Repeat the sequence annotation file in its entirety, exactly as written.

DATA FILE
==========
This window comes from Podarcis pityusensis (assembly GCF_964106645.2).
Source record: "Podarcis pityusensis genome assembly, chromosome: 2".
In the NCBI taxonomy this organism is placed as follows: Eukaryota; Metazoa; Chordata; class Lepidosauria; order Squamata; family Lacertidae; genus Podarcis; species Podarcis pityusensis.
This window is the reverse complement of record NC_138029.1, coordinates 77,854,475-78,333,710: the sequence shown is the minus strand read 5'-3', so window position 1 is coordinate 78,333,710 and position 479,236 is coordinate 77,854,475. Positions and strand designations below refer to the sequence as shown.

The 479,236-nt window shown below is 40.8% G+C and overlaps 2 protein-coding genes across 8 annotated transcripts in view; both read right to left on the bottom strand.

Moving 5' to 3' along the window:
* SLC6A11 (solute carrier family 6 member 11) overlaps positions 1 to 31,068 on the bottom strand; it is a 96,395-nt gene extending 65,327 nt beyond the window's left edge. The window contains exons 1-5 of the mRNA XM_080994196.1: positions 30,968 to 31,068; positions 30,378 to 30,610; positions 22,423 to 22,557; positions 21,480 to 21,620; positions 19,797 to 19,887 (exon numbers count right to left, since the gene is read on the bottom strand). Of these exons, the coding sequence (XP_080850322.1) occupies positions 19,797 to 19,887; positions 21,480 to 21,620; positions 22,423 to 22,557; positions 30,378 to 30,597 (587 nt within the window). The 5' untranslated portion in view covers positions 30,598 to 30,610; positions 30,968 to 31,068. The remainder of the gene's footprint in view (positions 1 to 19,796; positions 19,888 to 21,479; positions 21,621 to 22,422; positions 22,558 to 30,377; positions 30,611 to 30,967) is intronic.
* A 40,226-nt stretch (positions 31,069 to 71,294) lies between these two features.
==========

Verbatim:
This window comes from Podarcis pityusensis (assembly GCF_964106645.2).
Source record: "Podarcis pityusensis genome assembly, chromosome: 2".
In the NCBI taxonomy this organism is placed as follows: Eukaryota; Metazoa; Chordata; class Lepidosauria; order Squamata; family Lacertidae; genus Podarcis; species Podarcis pityusensis.
This window is the reverse complement of record NC_138029.1, coordinates 77,854,475-78,333,710: the sequence shown is the minus strand read 5'-3', so window position 1 is coordinate 78,333,710 and position 479,236 is coordinate 77,854,475. Positions and strand designations below refer to the sequence as shown.

The 479,236-nt window shown below is 40.8% G+C and overlaps 2 protein-coding genes across 8 annotated transcripts in view; both read right to left on the bottom strand.

Moving 5' to 3' along the window:
* SLC6A11 (solute carrier family 6 member 11) overlaps positions 1 to 31,068 on the bottom strand; it is a 96,395-nt gene extending 65,327 nt beyond the window's left edge. The window contains exons 1-5 of the mRNA XM_080994196.1: positions 30,968 to 31,068; positions 30,378 to 30,610; positions 22,423 to 22,557; positions 21,480 to 21,620; positions 19,797 to 19,887 (exon numbers count right to left, since the gene is read on the bottom strand). Of these exons, the coding sequence (XP_080850322.1) occupies positions 19,797 to 19,887; positions 21,480 to 21,620; positions 22,423 to 22,557; positions 30,378 to 30,597 (587 nt within the window). The 5' untranslated portion in view covers positions 30,598 to 30,610; positions 30,968 to 31,068. The remainder of the gene's footprint in view (positions 1 to 19,796; positions 19,888 to 21,479; positions 21,621 to 22,422; positions 22,558 to 30,377; positions 30,611 to 30,967) is intronic.
* A 40,226-nt stretch (positions 31,069 to 71,294) lies between these two features.